Enzymes for Brewers (IV: Kinetics I — Substrate Concentration)


This is the fourth installment in the Enzymes for Brewers series. 


Biochemists envision enzyme-catalyzed reactions as occurring in two steps. First there’s the formation of the enzyme-substrate complex. Then there is the subsequent formation of the product.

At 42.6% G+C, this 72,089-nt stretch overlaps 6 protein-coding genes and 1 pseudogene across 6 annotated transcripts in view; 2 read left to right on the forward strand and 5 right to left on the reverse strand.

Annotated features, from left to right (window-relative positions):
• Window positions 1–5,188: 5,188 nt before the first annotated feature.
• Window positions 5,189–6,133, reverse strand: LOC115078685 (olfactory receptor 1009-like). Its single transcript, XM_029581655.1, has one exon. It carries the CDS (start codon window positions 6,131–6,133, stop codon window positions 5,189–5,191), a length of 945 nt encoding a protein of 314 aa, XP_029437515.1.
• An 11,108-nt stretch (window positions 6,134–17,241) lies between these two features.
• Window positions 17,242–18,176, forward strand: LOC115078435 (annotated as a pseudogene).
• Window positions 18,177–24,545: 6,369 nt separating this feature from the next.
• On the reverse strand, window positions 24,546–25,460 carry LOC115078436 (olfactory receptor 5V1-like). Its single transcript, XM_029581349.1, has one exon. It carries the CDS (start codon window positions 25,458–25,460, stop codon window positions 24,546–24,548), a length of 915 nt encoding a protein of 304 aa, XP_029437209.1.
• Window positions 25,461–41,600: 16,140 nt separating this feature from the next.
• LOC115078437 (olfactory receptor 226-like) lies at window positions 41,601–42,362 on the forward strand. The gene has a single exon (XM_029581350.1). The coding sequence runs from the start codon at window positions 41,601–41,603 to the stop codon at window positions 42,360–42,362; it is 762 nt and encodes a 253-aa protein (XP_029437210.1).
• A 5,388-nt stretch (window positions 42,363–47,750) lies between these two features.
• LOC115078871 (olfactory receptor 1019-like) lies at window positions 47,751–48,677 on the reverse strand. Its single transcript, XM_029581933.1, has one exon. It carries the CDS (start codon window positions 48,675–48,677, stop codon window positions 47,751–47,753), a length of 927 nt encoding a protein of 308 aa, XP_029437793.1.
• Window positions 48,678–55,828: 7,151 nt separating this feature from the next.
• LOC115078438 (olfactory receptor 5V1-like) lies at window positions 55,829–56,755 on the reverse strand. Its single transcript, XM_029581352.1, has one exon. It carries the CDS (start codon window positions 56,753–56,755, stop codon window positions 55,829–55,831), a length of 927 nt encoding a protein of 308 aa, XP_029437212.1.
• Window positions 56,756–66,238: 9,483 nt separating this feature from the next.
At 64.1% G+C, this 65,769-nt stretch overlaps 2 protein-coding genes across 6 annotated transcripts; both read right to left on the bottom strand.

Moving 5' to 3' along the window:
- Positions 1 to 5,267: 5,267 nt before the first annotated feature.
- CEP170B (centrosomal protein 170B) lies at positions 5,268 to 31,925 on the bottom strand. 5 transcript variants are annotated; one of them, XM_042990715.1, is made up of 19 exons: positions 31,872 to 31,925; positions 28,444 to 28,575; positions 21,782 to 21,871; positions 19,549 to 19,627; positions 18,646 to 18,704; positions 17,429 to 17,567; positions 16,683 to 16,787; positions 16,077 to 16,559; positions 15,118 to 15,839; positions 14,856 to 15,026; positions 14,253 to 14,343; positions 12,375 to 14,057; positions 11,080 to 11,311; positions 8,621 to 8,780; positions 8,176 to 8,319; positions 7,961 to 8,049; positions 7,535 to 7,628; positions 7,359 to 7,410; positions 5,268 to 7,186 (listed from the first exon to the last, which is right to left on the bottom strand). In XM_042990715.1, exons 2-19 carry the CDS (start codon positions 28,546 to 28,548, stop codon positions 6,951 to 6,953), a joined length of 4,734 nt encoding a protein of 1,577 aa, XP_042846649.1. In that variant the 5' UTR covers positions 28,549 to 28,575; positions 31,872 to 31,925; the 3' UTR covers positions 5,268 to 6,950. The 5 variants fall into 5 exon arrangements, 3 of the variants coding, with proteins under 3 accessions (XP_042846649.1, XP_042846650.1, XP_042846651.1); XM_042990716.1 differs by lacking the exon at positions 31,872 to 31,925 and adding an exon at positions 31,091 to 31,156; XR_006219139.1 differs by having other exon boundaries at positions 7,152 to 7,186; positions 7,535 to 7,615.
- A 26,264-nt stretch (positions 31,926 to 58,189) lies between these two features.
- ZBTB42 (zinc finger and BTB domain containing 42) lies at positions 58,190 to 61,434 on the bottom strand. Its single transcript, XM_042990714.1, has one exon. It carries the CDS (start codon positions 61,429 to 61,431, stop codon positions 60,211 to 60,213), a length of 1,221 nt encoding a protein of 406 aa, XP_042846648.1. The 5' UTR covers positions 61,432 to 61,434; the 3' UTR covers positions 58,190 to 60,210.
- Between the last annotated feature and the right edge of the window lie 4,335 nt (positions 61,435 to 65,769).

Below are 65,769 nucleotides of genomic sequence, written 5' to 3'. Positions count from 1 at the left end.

In most realistic situations — and certainly in brewing — the concentration of the enzyme is small compared to that of the substrate. As the concentration of substrate rises, so does the reaction rate, as the average distance between enzyme and substrate is reduced. Put more simply, in a brewing-relevant example, the more starch there is in the mash, the more likely an amylase enzyme floating in the liquid is to bump into a strand of it. At some point, however, enzyme activity does not increase as all the enzyme is tied up in enzyme-substrate complexes.

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